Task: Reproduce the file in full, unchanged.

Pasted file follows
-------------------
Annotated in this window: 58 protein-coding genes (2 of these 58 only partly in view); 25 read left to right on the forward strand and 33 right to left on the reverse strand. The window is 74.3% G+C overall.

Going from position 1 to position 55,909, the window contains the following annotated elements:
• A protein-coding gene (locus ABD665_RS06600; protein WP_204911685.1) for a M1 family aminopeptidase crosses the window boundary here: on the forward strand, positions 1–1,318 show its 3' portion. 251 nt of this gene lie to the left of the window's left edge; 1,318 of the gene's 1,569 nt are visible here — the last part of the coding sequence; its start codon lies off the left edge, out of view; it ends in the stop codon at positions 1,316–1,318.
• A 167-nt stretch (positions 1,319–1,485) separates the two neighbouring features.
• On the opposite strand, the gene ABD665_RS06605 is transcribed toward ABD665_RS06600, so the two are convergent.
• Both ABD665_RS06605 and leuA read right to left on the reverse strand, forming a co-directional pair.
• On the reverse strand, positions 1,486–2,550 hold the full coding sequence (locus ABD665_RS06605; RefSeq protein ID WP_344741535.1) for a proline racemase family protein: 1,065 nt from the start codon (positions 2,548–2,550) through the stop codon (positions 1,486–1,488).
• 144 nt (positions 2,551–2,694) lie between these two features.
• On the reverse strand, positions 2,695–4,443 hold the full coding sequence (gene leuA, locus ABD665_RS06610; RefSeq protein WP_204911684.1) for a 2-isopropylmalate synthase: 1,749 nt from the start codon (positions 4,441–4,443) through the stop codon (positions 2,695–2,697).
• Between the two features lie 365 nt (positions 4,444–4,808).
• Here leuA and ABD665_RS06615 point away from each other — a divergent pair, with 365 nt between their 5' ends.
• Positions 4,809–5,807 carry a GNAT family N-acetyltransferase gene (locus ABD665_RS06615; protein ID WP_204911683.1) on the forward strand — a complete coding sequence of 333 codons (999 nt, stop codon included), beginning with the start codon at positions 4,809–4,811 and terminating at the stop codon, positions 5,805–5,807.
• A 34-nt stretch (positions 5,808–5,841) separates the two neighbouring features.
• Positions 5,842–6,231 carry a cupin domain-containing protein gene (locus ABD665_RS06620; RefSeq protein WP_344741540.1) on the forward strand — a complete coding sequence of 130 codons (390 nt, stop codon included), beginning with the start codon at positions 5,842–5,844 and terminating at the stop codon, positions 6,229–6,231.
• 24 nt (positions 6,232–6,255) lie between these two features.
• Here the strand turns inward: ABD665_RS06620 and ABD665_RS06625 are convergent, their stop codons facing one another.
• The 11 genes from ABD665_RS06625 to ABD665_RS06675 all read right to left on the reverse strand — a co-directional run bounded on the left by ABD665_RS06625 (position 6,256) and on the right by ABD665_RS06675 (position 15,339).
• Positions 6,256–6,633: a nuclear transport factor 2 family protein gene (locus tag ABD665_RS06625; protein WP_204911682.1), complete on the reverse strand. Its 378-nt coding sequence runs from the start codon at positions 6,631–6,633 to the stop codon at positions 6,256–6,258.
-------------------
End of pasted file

Annotated in this window: 58 protein-coding genes (2 of these 58 only partly in view); 25 read left to right on the forward strand and 33 right to left on the reverse strand. The window is 74.3% G+C overall.

Going from position 1 to position 55,909, the window contains the following annotated elements:
• A protein-coding gene (locus ABD665_RS06600; protein WP_204911685.1) for a M1 family aminopeptidase crosses the window boundary here: on the forward strand, positions 1–1,318 show its 3' portion. 251 nt of this gene lie to the left of the window's left edge; 1,318 of the gene's 1,569 nt are visible here — the last part of the coding sequence; its start codon lies off the left edge, out of view; it ends in the stop codon at positions 1,316–1,318.
• A 167-nt stretch (positions 1,319–1,485) separates the two neighbouring features.
• On the opposite strand, the gene ABD665_RS06605 is transcribed toward ABD665_RS06600, so the two are convergent.
• Both ABD665_RS06605 and leuA read right to left on the reverse strand, forming a co-directional pair.
• On the reverse strand, positions 1,486–2,550 hold the full coding sequence (locus ABD665_RS06605; RefSeq protein ID WP_344741535.1) for a proline racemase family protein: 1,065 nt from the start codon (positions 2,548–2,550) through the stop codon (positions 1,486–1,488).
• 144 nt (positions 2,551–2,694) lie between these two features.
• On the reverse strand, positions 2,695–4,443 hold the full coding sequence (gene leuA, locus ABD665_RS06610; RefSeq protein WP_204911684.1) for a 2-isopropylmalate synthase: 1,749 nt from the start codon (positions 4,441–4,443) through the stop codon (positions 2,695–2,697).
• Between the two features lie 365 nt (positions 4,444–4,808).
• Here leuA and ABD665_RS06615 point away from each other — a divergent pair, with 365 nt between their 5' ends.
• Positions 4,809–5,807 carry a GNAT family N-acetyltransferase gene (locus ABD665_RS06615; protein ID WP_204911683.1) on the forward strand — a complete coding sequence of 333 codons (999 nt, stop codon included), beginning with the start codon at positions 4,809–4,811 and terminating at the stop codon, positions 5,805–5,807.
• A 34-nt stretch (positions 5,808–5,841) separates the two neighbouring features.
• Positions 5,842–6,231 carry a cupin domain-containing protein gene (locus ABD665_RS06620; RefSeq protein WP_344741540.1) on the forward strand — a complete coding sequence of 130 codons (390 nt, stop codon included), beginning with the start codon at positions 5,842–5,844 and terminating at the stop codon, positions 6,229–6,231.
• 24 nt (positions 6,232–6,255) lie between these two features.
• Here the strand turns inward: ABD665_RS06620 and ABD665_RS06625 are convergent, their stop codons facing one another.
• The 11 genes from ABD665_RS06625 to ABD665_RS06675 all read right to left on the reverse strand — a co-directional run bounded on the left by ABD665_RS06625 (position 6,256) and on the right by ABD665_RS06675 (position 15,339).
• Positions 6,256–6,633: a nuclear transport factor 2 family protein gene (locus tag ABD665_RS06625; protein WP_204911682.1), complete on the reverse strand. Its 378-nt coding sequence runs from the start codon at positions 6,631–6,633 to the stop codon at positions 6,256–6,258.